Britain and the EU are in accord that no hard border should divide Northern Ireland from the Republic of Ireland, even after Britain leaves the EU. But the alternative of controlling the flow of goods across the Irish Sea would in effect shift the border, giving Northern Ireland a different trade status from the island of Great Britain when it comes to trade with the EU. This would undermine the unity of the United Kingdom.
In Scotland, meanwhile, the general election yielded major gains for the SNP, which is calling for a new referendum on Scottish independence. These developments, combined with the rise of English nationalism within the Conservative Party, suggest growing ethnic fissures that could presage the dissolution of the United Kingdom.
The Hard Part of Brexit
Brexit itself poses formidable challenges. Under the withdrawal agreement approved by British Parliament early in January (and subsequently ratified by the European Parliament), Britain officially ceased to be a member state of the European Union on February 1, 2020. But the agreement calls for an 11-month transition period, during which nothing will change substantially because Britain will continue to function as part of the EU’s single market. Brexit in a real sense is scheduled to take place at the start of 2021. That gives Boris Johnson’s government precious little time to conclude a comprehensive agreement on the post-Brexit relationship, with a focus on trade between Britain and the EU. This is a huge undertaking—and one for which London seems largely unprepared.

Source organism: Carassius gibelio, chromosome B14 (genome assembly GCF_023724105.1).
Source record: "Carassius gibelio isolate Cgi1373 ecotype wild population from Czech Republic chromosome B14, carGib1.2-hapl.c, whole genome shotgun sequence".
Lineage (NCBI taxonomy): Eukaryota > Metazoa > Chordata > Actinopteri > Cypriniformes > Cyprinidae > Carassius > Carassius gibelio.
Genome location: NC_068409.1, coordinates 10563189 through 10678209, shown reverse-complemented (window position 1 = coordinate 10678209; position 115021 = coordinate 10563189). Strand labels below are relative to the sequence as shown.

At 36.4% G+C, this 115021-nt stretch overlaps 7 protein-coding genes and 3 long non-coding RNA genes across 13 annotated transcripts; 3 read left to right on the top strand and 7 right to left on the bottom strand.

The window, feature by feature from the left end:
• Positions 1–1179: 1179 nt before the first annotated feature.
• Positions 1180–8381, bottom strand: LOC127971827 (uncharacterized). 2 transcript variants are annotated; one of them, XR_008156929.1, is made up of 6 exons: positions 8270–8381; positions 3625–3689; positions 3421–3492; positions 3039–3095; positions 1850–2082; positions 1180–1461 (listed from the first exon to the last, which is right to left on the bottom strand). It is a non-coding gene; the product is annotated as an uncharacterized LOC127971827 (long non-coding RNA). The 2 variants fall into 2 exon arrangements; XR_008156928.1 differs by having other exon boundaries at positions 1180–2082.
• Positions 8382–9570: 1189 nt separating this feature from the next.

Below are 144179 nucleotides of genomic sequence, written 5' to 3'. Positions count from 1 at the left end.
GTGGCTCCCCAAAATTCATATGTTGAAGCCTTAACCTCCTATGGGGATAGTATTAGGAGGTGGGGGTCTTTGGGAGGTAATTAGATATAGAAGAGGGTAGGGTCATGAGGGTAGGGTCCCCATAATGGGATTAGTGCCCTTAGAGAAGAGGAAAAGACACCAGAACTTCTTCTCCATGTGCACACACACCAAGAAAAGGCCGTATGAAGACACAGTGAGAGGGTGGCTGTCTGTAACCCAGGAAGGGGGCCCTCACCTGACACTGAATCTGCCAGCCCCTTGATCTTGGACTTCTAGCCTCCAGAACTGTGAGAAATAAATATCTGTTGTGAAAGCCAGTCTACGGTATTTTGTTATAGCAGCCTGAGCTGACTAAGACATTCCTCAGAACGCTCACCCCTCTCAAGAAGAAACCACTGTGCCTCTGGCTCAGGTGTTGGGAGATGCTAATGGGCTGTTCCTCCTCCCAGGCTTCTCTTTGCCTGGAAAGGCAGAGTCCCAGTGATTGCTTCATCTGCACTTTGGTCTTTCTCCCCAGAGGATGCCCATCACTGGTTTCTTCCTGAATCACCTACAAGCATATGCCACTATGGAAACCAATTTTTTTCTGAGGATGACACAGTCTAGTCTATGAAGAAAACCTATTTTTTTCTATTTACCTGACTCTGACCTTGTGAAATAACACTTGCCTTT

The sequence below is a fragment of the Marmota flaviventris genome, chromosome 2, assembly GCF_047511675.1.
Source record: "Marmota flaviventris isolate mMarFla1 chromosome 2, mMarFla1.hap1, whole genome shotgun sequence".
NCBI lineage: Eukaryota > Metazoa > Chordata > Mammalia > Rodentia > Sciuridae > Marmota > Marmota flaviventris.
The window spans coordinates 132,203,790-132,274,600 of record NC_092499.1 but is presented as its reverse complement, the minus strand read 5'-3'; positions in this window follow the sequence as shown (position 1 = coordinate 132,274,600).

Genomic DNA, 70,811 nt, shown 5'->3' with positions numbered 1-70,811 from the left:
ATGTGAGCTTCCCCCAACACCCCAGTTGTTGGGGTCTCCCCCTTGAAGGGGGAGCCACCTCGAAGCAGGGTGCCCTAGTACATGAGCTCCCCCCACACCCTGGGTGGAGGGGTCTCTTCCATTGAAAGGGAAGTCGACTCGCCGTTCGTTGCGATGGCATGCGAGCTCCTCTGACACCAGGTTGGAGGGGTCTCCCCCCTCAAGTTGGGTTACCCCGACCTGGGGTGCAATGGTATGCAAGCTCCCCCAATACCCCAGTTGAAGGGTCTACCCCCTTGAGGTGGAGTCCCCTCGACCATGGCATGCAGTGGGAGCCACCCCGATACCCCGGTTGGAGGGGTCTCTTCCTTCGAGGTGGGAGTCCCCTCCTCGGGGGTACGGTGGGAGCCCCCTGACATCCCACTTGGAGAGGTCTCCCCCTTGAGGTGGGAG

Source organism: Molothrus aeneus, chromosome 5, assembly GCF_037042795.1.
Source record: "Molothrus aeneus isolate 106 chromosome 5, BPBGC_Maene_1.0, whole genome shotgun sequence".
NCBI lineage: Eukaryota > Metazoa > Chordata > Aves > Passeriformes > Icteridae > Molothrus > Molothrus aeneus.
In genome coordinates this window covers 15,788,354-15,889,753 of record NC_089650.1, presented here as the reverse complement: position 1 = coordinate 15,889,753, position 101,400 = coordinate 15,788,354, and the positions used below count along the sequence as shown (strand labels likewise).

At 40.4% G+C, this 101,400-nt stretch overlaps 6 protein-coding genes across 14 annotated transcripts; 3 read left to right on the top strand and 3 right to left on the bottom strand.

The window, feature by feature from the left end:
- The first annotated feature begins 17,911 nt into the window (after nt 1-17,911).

The Brexit agreement reached after three and a half years takes Britain and the EU about a tenth of the way through the process of negotiating a comprehensive economic pact. Were Britain to follow Norway’s lead and remain within the European Economic Area and subject to its rules, the transition would be fairly simple. But Johnson has clearly signaled his intention to negotiate a whole new deal with the EU. Ordinarily, such an agreement would take five to ten years to negotiate and ratify. (It took Canada seven years and Japan six to conclude their comprehensive economic agreements with the EU.)
Talks on the “future relationship” between Britain and the EU are set to begin in early March, according to recent media reports. But as of this writing, Boris Johnson had yet to spell out the British government’s negotiating position. If London dives into the talks unprepared, it is bound to lose control of the negotiations, inviting a public backlash.
If the government wants to avoid a disastrous no-deal Brexit at the end of the transition period, it needs to apply to the EU for an extension six months in advance—by the end of June this year. But after Johnson’s repeated pledges to “get Brexit done,” any further delay is sure to infuriate the base.
After his electoral triumph, the prime minister finds himself between a rock and a hard place. For Johnson—and Britain—the real test is yet to come.
(Originally published in Japanese on December 20, 2019. Banner photo: British Prime Minister Boris Johnson delivers a speech outside 10 Downing Street on December 13, 2019, following his Conservative Party's general election victory. © AP/Aflo.)